Kwabena Kumah according to the In-Charge at the Special Ward Robert Gyedu-Amakye was sought psychiatric treatment when he was just 18-years. He recovered fully and latter gained admission into the Police Service during the Kwame Nkrumah administration in the 60s.
He was arrested and taken to court for alleged murder. He was subsequently committed to the Accra Psychiatric Hospital for mental examination but his case was never recalled by the court and he spend all his years at the hospital until he taken for a hernia surgery last year where he passed on.
How cases end up at the Special Ward
The In-Charge at the Special Ward, Robert Gyedu-Amakye explained that often people who have history of mental illness and are standing trail for criminal offenses are mostly referred to the facility for examination.
He emphasized that at the hospital, these people are treated as patients and not criminal but noted that sadly, the prosecutors do not recall their cases and they end up spending years at the facility awaiting trial. He said that in most of the cases, the crime officers following the cases are transferred or the dockets of the suspects get missing and that ends the case.
He added some people also fain mental illness and are committed to the facility only to use it as a conduit to escape trail.
Human rights implications
The 1992 constitution propounds the fundamental Human Rights and Freedom of every one.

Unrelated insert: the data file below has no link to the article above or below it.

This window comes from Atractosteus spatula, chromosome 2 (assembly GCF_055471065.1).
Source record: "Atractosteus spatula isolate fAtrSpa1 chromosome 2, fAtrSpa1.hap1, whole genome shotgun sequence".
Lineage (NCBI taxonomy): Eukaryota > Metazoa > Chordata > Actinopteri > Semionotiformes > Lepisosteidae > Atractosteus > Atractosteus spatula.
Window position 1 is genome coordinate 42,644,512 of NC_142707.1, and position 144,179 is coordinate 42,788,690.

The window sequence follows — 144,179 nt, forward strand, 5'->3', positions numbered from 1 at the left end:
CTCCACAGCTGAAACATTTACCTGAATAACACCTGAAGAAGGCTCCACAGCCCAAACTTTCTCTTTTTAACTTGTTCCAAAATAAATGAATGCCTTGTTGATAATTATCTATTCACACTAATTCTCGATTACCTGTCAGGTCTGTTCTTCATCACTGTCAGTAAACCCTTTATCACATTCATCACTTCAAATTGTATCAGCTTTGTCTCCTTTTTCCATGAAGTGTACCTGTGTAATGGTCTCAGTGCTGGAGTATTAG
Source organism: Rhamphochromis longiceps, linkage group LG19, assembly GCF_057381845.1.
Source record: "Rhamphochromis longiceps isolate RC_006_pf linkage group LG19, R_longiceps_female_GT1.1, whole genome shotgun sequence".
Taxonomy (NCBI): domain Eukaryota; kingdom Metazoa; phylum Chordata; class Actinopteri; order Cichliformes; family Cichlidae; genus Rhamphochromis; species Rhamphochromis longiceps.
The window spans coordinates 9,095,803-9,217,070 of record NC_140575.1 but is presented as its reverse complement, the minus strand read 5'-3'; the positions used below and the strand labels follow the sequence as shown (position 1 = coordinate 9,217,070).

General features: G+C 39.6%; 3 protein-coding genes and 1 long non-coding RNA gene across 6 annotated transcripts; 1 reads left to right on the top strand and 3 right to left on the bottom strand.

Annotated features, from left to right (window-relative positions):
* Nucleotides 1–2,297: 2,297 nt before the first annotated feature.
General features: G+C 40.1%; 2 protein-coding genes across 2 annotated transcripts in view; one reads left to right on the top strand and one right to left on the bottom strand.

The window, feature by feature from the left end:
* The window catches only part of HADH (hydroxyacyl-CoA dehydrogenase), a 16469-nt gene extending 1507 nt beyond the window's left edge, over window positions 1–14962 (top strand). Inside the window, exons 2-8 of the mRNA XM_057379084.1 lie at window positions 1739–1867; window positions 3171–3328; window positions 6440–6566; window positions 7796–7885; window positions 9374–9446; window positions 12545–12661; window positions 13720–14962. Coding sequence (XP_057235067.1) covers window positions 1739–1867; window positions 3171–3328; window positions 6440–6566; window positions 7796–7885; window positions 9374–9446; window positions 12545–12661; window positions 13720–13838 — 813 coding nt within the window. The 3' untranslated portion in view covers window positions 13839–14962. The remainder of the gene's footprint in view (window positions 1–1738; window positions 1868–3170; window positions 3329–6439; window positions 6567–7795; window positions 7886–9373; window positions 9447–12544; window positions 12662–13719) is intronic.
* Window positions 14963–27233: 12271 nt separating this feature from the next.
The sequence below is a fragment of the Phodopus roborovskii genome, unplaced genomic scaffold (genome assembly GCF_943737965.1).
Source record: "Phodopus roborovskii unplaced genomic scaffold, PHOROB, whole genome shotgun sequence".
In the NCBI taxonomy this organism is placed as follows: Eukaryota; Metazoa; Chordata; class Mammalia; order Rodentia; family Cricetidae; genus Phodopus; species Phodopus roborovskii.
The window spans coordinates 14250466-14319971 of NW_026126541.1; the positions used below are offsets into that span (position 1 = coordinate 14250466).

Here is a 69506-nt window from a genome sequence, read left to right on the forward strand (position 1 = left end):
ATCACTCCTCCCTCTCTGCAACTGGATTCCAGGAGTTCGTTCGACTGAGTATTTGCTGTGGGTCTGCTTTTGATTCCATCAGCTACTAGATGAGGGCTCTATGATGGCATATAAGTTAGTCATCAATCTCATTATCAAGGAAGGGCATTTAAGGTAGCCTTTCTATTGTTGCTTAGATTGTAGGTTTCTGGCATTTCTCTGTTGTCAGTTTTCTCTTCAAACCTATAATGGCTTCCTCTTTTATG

Article 14(1) of the Constitution provides that every person shall be entitled to his personal liberty and no person shall be deprived of his personal liberty except in some exceptional cases and these are done in accordance with procedure permitted by law.
Human rights lawyer, Francis-Xavier Sosu says it is an infringement on the basic right of all persons who have been held at the facility for “unreasonably” long period without trial.
According to him, all those on remand at the psychiatric Hospital are all subject to the 1992 constitution and the provisions of article 19 which provides fair trial for all and Article 14 which provides rights to personal liberty.
He noted that in the event that the person is held for an unreasonably long period and trail delays without prejudice to any further proceedings that could be taken against the suspect, the court would have to release them either conditionally or unconditionally”
“So persons who are there for this long period without their cases being heard and their remand warrant expiring are persons who are entitled as a matter of law to be released”, he said
He however noted that procedurally, there would be a need for an application to be brought for and on behalf of the inmates at the high court or the human rights court for such orders of discharge to be carried out.
He noted some of these cases are clear examples of systemic failures in the country’s justice system which needs to be addressed.
Source: The Finder